Senate Amendment Seeks to Fix Relocation Tax Change Impacting Feds
Senators Mark Warner (D-VA) and Tim Kaine (D-VA) “have introduced an amendment to the defense authorization act, which would help make a specific population of federal employees — who have or will relocate for their jobs — whole,” according to Federal News Radio’s Nicole Ogrysko.
Under a change pursuant to last year’s tax reform bill, federal employees who were relocated for work were asked to pay unexpected bills normally covered by their employing agencies, due to the elimination of a tax exemption covering their relocation expenses.
The issue reportedly requires both regulatory and statutory fixes. The U.S. General Services Administration sought to address one of those components when, Ogrysko writes, the agency “issued a bulletin last month after some prompting from Kaine and Warner. The bulletin authorized agencies to pay the Withholding Tax Allowance and Relocation Tax Income Allowance to cover the taxes on these expenses that impacted employees had been forced to pay on their own.”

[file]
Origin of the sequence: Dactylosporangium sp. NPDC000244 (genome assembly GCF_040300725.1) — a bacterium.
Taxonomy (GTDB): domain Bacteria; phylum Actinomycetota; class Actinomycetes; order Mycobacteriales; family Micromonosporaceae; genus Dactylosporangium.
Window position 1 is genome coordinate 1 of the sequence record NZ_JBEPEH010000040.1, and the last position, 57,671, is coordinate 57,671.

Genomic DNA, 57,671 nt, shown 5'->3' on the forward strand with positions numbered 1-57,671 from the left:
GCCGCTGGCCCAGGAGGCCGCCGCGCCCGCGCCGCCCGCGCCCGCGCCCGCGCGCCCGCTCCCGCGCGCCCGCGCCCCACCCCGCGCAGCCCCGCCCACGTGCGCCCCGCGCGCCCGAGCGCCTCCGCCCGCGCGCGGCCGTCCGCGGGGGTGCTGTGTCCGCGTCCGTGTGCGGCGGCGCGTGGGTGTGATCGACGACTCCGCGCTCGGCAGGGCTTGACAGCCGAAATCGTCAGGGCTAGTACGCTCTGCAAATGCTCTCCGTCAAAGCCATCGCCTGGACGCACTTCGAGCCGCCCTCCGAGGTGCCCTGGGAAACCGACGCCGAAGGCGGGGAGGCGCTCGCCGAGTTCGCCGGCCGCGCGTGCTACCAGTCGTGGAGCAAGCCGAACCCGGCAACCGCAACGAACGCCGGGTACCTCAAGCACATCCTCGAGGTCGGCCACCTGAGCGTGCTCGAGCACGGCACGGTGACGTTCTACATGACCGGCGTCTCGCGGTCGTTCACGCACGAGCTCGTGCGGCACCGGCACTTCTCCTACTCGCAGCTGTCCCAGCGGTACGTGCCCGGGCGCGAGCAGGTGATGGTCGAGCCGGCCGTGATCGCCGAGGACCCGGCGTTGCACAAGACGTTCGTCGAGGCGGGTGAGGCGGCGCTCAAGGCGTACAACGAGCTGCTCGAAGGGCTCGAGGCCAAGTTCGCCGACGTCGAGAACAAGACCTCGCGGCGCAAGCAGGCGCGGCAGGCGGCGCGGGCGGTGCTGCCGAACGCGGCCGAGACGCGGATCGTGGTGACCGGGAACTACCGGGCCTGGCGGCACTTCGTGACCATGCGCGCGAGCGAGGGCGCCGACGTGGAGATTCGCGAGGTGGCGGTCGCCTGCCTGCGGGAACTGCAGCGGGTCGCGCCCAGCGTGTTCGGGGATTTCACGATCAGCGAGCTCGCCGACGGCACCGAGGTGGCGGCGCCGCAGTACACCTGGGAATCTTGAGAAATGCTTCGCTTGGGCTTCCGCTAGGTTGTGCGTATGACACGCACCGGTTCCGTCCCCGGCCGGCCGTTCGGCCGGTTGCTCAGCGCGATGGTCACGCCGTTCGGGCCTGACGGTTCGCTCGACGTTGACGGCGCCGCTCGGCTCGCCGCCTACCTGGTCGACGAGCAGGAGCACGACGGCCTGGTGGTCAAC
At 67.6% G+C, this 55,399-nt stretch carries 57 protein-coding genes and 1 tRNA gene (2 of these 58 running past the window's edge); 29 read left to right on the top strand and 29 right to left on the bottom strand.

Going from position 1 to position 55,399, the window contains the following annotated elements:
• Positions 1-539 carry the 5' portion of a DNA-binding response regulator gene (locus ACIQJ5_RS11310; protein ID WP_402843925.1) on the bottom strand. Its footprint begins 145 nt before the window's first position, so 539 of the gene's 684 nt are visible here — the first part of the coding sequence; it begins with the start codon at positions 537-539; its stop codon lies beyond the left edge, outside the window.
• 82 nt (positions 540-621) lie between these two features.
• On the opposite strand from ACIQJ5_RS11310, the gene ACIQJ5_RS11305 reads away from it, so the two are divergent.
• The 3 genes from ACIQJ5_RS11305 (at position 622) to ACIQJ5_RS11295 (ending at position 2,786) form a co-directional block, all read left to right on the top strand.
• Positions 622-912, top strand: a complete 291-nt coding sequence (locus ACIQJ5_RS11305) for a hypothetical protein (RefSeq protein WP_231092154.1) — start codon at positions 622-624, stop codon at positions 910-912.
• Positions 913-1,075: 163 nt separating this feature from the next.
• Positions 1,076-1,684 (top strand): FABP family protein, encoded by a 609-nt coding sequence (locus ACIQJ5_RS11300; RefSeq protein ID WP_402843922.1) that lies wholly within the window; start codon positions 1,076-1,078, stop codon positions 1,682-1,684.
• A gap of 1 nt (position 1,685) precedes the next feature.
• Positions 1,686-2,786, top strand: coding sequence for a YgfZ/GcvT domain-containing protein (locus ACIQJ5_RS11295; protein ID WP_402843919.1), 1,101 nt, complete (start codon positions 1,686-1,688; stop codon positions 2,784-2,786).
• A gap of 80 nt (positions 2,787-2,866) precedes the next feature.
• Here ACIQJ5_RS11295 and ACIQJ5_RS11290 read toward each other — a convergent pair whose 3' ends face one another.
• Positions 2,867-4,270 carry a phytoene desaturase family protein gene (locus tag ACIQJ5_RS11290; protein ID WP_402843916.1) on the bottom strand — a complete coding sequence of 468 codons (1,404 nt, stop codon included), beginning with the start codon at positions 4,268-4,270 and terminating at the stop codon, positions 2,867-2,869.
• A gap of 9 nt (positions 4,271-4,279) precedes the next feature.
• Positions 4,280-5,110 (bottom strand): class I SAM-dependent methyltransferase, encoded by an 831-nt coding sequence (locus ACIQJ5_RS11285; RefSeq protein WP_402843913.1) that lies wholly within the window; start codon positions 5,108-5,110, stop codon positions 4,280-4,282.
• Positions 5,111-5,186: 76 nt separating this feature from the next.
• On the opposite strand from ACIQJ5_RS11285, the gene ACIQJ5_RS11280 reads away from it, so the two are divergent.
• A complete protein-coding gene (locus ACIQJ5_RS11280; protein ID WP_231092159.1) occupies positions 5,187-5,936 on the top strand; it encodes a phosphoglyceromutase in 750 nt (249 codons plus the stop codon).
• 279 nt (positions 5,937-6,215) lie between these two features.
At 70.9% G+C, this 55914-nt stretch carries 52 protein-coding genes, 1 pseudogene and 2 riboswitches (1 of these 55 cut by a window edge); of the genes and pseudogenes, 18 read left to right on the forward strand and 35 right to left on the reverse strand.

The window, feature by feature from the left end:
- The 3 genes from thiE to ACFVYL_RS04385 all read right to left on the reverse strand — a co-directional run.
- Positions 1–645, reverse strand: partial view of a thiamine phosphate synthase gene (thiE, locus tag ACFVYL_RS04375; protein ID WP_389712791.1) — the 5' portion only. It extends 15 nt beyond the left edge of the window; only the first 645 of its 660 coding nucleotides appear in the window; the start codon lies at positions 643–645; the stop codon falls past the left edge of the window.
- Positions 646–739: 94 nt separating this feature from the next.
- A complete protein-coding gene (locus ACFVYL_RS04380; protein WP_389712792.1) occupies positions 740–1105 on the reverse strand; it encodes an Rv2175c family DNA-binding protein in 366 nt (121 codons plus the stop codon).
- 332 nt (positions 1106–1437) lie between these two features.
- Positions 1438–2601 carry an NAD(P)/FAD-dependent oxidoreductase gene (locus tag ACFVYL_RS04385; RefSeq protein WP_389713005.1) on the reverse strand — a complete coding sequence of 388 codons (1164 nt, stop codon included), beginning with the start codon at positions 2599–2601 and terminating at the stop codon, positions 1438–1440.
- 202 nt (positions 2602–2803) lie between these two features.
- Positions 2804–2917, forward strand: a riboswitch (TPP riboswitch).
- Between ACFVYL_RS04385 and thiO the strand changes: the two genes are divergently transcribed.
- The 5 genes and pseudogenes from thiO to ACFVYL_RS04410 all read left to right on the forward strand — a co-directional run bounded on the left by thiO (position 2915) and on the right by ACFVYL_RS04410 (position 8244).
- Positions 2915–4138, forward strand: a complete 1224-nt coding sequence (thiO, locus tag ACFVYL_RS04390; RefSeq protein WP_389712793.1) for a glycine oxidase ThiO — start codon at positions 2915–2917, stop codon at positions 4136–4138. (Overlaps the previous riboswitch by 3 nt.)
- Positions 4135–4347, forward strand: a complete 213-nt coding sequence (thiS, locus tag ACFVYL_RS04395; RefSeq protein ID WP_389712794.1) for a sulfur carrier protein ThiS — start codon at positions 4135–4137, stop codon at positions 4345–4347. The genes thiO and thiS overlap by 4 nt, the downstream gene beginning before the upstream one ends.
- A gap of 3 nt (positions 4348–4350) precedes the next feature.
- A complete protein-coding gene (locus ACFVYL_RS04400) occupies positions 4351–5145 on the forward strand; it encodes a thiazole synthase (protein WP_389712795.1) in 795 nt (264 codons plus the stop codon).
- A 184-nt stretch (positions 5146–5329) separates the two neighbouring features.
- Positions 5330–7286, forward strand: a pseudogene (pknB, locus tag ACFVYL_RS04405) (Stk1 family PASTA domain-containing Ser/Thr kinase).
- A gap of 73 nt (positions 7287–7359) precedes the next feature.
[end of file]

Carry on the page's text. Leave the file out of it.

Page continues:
The amendment introduced by Kaine and Warner would seek to ensure the fix extends to all impacted federal employees. Most of the more than 14,000 federal employees who relocated in the past year have been affected by the tax reform change.
“The relocation issue first came to the attention of the Senior Executives Association in April, which had heard from some impacted employees who had received bills for $3,500 and $6,000 from their agencies,” Ogrysko writes. The organization led efforts, along with organizations including the Federal Law Enforcement Officers Association (FLEOA), to undo the unintended change.
According to Jason Briefel, the Senior Executives Association’s Executive Director, “The end goal is ensuring the government can best compete in the war for talent and that employees who geographically relocate in the name of public service are not significantly taxed for doing so.”
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